TODD: Israeli officials have been working for months to focus attention on Iran's nuclear program in a campaign to get the new Obama administration to act quickly on it. Now all eyes will be on Gaza and the concern over whether this conflict will escalate into something bigger -- Suzanne.

MALVEAUX: And, Brian, how do we anticipate this is going to affect Obama's team in dealing with Iran over their nuclear ambitions?

TODD: It all ties in. One analyst who does polling in the Middle East tells us 80 percent of Arabs polled recently believe the U.S. is a greater security threat to them than Iran is. He says that will make it difficult to rally public opinion in the Middle East around any American effort to get Iran to give up its nuclear program. So all of this seems to tie in right now.


Thank you, Brian.

This crisis, of course, has been simmering for some time.

CNN's Jim Acosta joining us now -- and, Jim, you've got this all laid out.

What is the latest thing that has touched off the latest round of attacks?

ACOSTA: Well, this has been brewing for some time. And I think a lot of Americans have been surprised to see all of this flare up.

But let's map this out for you. The six month truce between the Hamas government and Gaza and Israel expired a week ago. But in reality, the truce had started breaking down two months ago.

Let's look at this. Rocket attacks by Hamas militants against Israel became more frequent. Then Saturday, it all came to a head. Shortly before noon, Israel responded, launching air strikes -- more than 100 tons of bombs -- on security compounds in Gaza.

Since then, Palestinian militants have fired dozens of rockets into Israel, including a strike that killed an Israeli man. On Sunday, Hamas militants fired more rockets into Southern Israel. That's where a lot of the activity has been over the last 48 hours. That killed a second Israeli.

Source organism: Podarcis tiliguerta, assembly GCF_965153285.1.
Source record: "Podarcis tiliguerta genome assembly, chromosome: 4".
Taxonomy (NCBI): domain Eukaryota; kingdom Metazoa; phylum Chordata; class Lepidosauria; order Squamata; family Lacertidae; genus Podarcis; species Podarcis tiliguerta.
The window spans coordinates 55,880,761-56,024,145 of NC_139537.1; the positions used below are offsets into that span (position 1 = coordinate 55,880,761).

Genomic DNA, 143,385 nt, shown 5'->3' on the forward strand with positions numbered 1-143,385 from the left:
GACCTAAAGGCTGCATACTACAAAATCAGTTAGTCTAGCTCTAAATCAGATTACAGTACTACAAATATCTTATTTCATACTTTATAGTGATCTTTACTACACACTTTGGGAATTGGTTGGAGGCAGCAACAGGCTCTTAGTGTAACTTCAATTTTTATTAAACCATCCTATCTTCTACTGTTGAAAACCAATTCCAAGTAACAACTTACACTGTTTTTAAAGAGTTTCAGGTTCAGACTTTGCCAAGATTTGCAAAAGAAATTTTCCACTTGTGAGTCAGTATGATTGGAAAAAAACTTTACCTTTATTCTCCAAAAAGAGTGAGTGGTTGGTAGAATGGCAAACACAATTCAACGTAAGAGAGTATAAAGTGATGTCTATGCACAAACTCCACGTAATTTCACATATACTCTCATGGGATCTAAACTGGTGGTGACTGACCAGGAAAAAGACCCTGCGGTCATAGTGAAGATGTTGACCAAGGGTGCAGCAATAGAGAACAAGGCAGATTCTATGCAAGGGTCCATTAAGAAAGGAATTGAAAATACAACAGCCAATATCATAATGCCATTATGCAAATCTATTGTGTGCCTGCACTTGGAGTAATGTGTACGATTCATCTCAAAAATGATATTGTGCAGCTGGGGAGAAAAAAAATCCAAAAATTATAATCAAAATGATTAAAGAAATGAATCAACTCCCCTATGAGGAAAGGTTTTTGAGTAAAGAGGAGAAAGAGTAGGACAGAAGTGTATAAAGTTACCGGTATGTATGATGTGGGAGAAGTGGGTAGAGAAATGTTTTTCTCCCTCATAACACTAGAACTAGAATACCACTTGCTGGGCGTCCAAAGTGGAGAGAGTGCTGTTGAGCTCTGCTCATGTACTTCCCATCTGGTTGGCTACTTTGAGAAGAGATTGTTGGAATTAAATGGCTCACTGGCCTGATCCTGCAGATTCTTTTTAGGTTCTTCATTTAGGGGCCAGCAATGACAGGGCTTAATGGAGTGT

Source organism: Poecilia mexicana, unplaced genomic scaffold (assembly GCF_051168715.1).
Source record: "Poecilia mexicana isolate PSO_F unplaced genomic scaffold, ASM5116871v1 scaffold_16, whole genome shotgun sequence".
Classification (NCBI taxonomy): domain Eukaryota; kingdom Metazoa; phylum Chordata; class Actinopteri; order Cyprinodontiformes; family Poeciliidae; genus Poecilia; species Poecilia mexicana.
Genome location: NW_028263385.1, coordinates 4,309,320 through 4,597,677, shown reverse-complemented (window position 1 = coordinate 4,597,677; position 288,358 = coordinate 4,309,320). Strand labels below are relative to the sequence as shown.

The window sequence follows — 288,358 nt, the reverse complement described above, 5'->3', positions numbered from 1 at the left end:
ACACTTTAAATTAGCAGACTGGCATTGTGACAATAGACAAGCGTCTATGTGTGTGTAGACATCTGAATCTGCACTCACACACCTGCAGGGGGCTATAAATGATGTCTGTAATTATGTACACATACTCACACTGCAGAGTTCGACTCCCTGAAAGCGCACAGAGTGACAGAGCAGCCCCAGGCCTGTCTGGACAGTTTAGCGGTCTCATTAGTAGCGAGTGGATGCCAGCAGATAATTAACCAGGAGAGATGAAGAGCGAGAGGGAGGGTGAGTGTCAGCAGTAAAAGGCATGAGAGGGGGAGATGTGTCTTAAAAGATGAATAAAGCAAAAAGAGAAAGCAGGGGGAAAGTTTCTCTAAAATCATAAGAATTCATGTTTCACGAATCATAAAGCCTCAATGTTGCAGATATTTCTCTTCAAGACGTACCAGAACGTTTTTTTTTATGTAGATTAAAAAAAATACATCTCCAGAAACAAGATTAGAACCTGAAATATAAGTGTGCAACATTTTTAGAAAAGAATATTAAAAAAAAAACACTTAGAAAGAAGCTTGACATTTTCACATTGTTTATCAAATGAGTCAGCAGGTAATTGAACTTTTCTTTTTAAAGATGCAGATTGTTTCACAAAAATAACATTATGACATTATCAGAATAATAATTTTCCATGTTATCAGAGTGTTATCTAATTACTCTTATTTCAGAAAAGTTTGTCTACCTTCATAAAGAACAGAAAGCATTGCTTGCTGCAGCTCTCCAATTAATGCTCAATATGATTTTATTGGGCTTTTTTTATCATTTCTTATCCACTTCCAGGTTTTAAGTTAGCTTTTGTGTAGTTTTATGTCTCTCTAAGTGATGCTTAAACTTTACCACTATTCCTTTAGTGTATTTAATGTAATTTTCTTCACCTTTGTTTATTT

Israel retaliated with more than 40 air strikes on the Egyptian border with Southern Gaza, targeting -- get this -- some 40 tunnels. This is important.

Israel says those tunnels are being used by Hamas to smuggle weapons into Gaza.

If people are wondering how do these rockets, how do they get these weapons?

Israel says here's how.

The Israeli government approved a measure, in the meantime, allowing some 7,000 Army Reservists to be called up. Today, militants in Gaza fired more than 40 rocket and mortar shells into Southern Israel.

Israel has responded to that with 20 more air strikes in Gaza and one assault.

The Arab street has been having a field day with this. An Israeli F-16 dropped rockets on the Islamic University of Gaza. Israeli Defense Forces say that site has been used as a center for weapon research and development. But Hamas security sources say a mosque and a family home has also been hit by Israeli rockets. Palestinian medical officials say five children died in that attack.

So far, the death toll in this crisis well over 300 people.

What's the impact?

Protests mainly -- not just here in the United States, but across the world. If you look at the map, in England, Greece, Lebanon -- where there was violence two years ago in this region. And Iran, as Brian Todd mentioned just a few moments ago, trying to capitalize on this crisis.